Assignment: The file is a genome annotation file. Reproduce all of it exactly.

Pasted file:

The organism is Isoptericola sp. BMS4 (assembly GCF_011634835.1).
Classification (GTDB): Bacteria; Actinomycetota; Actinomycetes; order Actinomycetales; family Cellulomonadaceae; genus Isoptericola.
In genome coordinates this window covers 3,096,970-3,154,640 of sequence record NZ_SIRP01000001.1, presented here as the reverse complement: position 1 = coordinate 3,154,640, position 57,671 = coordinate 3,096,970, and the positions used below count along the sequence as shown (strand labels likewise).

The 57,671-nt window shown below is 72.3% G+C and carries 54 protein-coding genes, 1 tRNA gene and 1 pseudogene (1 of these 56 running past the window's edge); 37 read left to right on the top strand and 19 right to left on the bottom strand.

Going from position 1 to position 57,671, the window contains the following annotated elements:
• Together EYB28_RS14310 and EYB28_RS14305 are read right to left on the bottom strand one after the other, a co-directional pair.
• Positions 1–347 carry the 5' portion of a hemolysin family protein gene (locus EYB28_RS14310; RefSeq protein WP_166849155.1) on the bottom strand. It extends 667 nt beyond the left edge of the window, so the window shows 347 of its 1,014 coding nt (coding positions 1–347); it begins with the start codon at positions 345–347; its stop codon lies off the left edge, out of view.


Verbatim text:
The organism is Isoptericola sp. BMS4 (assembly GCF_011634835.1).
Classification (GTDB): Bacteria; Actinomycetota; Actinomycetes; order Actinomycetales; family Cellulomonadaceae; genus Isoptericola.
In genome coordinates this window covers 3,096,970-3,154,640 of sequence record NZ_SIRP01000001.1, presented here as the reverse complement: position 1 = coordinate 3,154,640, position 57,671 = coordinate 3,096,970, and the positions used below count along the sequence as shown (strand labels likewise).

The 57,671-nt window shown below is 72.3% G+C and carries 54 protein-coding genes, 1 tRNA gene and 1 pseudogene (1 of these 56 running past the window's edge); 37 read left to right on the top strand and 19 right to left on the bottom strand.

Going from position 1 to position 57,671, the window contains the following annotated elements:
• Together EYB28_RS14310 and EYB28_RS14305 are read right to left on the bottom strand one after the other, a co-directional pair.
• Positions 1–347 carry the 5' portion of a hemolysin family protein gene (locus EYB28_RS14310; RefSeq protein WP_166849155.1) on the bottom strand. It extends 667 nt beyond the left edge of the window, so the window shows 347 of its 1,014 coding nt (coding positions 1–347); it begins with the start codon at positions 345–347; its stop codon lies off the left edge, out of view.